(1) Extraterrestrial drivers. The electromagnetic radiation output from the Sun is wavelength dependent and varies on the time scale of minutes during solar flares to recurring sunspot activity with the solar rotation period 26-28 days, the solar cycle 11 years, and the solar magnetic cycle 22 years. While the total solar irradiance varies by 0.1 % from minimum to maximum solar activity, the solar fluxes in the UV and X-ray spectral bands vary from 10 % up to a factor100, respectively. The radiation in the UV is absorbed by atmospheric molecular oxygen and ozone, and thereby influences the radiative balance of the stratosphere, which affects its thermal and dynamical structure and the climate on the Earth. The radiative balance of the stratosphere and the mesosphere may also be influenced by atmospheric chemical composition changes associated with the precipitation of energetic electrons which are accelerated in the solar corona or in interplanetary co rotating interaction regions. These co rotating interaction regions of the solar wind are particularly well developed during minimal solar activity and produce recurring bursts of high energy electrons with the solar rotation period 26-28 days.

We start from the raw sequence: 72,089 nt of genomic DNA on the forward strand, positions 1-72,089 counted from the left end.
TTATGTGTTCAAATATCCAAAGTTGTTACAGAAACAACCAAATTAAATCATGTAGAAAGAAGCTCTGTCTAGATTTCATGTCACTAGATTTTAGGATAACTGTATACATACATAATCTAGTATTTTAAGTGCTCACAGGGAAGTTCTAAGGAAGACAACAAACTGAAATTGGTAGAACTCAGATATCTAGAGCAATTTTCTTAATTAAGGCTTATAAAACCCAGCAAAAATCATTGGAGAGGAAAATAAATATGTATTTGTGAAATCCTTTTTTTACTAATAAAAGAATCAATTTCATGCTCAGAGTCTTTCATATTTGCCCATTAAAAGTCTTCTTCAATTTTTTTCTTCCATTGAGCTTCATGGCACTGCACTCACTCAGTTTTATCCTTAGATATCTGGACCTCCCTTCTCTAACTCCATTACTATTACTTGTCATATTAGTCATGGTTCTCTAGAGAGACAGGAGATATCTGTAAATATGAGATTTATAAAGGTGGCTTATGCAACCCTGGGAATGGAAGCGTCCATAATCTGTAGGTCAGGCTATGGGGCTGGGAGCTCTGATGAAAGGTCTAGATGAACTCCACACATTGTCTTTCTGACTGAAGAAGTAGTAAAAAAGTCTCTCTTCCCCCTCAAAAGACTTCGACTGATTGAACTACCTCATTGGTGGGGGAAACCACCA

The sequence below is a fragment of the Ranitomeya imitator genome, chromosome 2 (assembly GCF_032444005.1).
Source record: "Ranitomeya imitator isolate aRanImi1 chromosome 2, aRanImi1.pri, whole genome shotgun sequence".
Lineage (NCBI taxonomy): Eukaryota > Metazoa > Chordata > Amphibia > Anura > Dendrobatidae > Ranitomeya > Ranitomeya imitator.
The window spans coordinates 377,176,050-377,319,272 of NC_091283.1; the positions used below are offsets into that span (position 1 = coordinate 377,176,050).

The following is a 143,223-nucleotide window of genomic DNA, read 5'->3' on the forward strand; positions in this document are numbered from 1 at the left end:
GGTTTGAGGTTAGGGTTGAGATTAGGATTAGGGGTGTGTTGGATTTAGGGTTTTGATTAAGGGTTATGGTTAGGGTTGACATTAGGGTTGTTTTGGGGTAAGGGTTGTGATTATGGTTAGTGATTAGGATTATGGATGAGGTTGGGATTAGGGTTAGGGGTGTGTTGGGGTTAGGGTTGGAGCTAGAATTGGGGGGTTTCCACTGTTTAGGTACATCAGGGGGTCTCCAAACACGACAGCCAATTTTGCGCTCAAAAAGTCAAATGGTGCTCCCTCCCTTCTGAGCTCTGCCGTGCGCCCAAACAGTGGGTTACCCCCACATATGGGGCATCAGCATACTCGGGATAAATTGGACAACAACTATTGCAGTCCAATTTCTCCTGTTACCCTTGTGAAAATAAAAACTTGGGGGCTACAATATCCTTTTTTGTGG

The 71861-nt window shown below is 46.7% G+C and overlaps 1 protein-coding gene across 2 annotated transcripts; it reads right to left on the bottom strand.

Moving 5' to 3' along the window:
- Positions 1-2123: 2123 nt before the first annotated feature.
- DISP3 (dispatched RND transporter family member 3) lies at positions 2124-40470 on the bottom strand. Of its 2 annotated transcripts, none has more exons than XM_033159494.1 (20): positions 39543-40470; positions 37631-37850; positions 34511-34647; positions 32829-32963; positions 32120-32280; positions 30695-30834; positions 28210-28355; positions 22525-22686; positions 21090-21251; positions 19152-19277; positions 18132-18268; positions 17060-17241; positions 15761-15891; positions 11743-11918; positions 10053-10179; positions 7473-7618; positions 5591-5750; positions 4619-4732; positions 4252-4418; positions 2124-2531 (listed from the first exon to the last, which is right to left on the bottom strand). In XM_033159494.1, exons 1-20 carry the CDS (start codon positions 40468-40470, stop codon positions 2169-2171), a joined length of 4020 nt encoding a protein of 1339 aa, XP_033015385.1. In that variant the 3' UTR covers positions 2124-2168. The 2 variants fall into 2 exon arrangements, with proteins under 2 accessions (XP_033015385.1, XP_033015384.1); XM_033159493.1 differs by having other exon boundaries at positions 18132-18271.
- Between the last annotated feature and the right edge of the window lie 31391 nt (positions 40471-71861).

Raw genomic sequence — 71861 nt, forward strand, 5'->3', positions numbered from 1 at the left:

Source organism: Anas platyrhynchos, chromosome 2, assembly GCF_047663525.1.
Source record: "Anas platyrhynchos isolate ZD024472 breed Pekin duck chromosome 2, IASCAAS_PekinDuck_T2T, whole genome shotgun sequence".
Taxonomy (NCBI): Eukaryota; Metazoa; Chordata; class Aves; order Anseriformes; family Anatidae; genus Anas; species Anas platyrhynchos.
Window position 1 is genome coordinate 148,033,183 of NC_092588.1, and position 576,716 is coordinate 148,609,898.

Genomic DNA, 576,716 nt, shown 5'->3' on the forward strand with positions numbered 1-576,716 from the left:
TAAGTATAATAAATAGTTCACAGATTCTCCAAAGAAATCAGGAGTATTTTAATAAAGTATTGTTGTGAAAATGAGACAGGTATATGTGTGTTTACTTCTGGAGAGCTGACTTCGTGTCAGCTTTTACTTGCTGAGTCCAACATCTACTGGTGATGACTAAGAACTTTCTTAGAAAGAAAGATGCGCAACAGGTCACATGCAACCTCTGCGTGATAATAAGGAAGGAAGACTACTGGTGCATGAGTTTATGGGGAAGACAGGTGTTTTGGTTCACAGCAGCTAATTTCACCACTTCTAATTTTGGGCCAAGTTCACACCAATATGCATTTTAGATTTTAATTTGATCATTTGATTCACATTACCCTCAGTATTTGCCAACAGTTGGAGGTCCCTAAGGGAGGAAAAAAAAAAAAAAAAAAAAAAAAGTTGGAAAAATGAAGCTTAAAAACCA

Energetic charged particles from the Sun are accelerated in the solar corona during solar flares or in the co rotating interaction regions and constitute part of the solar wind. The magnetic field of the heliosphere scatters the background cosmic ray flux and results in a decrease of secondary neutron production in the atmosphere during maximum solar activity. The strongest variability of energetic charged particles exhibits a burst like structure on the time scales of minutes to days, and is associated with radio blackouts, Forbush decreases, and large geomagnetic field variations, which are often used as a proxy measure for particle precipitation. Since energetic charged particles are guided along the geomagnetic field lines, their atmospheric effects are latitude dependent and strongest in the polar regions. High energy electrons can be accelerated in the magnetosphere and precipitate during geomagnetic storms down to the thermal ionospheric plasma at middle and high latitudes.